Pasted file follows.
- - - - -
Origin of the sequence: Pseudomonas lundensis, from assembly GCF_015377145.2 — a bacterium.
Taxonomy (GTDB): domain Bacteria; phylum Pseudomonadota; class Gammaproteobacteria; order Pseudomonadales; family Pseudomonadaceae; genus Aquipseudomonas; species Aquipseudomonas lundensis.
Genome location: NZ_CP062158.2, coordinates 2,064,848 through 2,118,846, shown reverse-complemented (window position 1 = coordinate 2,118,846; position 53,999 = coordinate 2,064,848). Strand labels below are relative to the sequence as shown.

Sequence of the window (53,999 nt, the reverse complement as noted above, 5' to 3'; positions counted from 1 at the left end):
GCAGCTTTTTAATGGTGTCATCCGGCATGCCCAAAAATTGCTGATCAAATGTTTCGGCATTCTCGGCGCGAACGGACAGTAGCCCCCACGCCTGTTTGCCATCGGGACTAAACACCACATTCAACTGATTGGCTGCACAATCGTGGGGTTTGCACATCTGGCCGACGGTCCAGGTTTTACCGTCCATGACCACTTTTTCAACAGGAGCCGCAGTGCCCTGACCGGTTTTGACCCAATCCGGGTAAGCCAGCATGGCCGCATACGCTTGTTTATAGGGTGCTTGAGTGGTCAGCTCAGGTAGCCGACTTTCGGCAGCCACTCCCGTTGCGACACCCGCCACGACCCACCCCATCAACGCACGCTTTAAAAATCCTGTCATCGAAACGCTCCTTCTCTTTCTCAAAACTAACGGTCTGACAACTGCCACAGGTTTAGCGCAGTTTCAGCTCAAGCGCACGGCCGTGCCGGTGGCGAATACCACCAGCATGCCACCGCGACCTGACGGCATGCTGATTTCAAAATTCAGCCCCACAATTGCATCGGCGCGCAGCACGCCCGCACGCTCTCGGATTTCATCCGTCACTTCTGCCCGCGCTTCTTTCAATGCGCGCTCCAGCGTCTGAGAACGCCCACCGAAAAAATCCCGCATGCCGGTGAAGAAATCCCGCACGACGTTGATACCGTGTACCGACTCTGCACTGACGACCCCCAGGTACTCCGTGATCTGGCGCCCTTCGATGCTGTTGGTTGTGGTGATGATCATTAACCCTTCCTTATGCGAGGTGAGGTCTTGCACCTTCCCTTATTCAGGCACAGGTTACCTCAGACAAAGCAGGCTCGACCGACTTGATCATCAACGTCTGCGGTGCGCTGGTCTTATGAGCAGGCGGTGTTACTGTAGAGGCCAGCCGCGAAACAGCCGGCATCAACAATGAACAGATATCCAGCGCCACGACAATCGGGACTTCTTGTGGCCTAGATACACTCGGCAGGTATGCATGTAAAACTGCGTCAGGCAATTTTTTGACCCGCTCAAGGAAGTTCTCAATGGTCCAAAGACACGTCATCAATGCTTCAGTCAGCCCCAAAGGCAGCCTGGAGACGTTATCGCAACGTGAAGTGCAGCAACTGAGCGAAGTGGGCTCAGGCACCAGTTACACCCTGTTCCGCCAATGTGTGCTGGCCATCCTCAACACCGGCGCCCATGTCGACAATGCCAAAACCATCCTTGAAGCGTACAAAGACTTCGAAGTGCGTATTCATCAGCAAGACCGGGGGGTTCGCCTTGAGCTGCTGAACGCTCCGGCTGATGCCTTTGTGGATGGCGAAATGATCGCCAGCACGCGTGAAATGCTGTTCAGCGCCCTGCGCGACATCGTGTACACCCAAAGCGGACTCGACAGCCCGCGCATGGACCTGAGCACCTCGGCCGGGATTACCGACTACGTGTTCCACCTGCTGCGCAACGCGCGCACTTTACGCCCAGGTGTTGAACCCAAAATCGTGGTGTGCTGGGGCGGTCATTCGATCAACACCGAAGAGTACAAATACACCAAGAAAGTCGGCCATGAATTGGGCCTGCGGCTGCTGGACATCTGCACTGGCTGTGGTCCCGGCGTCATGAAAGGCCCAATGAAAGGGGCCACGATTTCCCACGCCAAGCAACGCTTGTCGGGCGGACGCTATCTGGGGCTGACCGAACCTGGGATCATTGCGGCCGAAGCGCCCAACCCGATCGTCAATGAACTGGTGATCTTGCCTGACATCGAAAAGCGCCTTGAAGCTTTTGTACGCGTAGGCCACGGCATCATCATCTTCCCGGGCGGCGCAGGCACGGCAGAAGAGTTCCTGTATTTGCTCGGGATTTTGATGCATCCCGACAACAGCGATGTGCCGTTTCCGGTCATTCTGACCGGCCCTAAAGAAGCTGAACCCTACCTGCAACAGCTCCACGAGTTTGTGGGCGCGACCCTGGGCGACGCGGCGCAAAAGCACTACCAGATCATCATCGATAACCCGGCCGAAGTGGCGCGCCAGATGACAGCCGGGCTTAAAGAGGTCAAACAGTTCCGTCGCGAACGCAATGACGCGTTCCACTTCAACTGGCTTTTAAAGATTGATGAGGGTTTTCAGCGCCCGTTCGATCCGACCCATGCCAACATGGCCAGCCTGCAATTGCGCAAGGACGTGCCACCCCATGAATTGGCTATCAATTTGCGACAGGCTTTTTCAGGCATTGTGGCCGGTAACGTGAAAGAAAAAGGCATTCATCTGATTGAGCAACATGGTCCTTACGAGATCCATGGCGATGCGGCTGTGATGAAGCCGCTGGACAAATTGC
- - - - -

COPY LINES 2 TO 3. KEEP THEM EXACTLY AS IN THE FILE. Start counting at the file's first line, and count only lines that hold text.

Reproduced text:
Taxonomy (GTDB): domain Bacteria; phylum Pseudomonadota; class Gammaproteobacteria; order Pseudomonadales; family Pseudomonadaceae; genus Aquipseudomonas; species Aquipseudomonas lundensis.
Genome location: NZ_CP062158.2, coordinates 2,064,848 through 2,118,846, shown reverse-complemented (window position 1 = coordinate 2,118,846; position 53,999 = coordinate 2,064,848). Strand labels below are relative to the sequence as shown.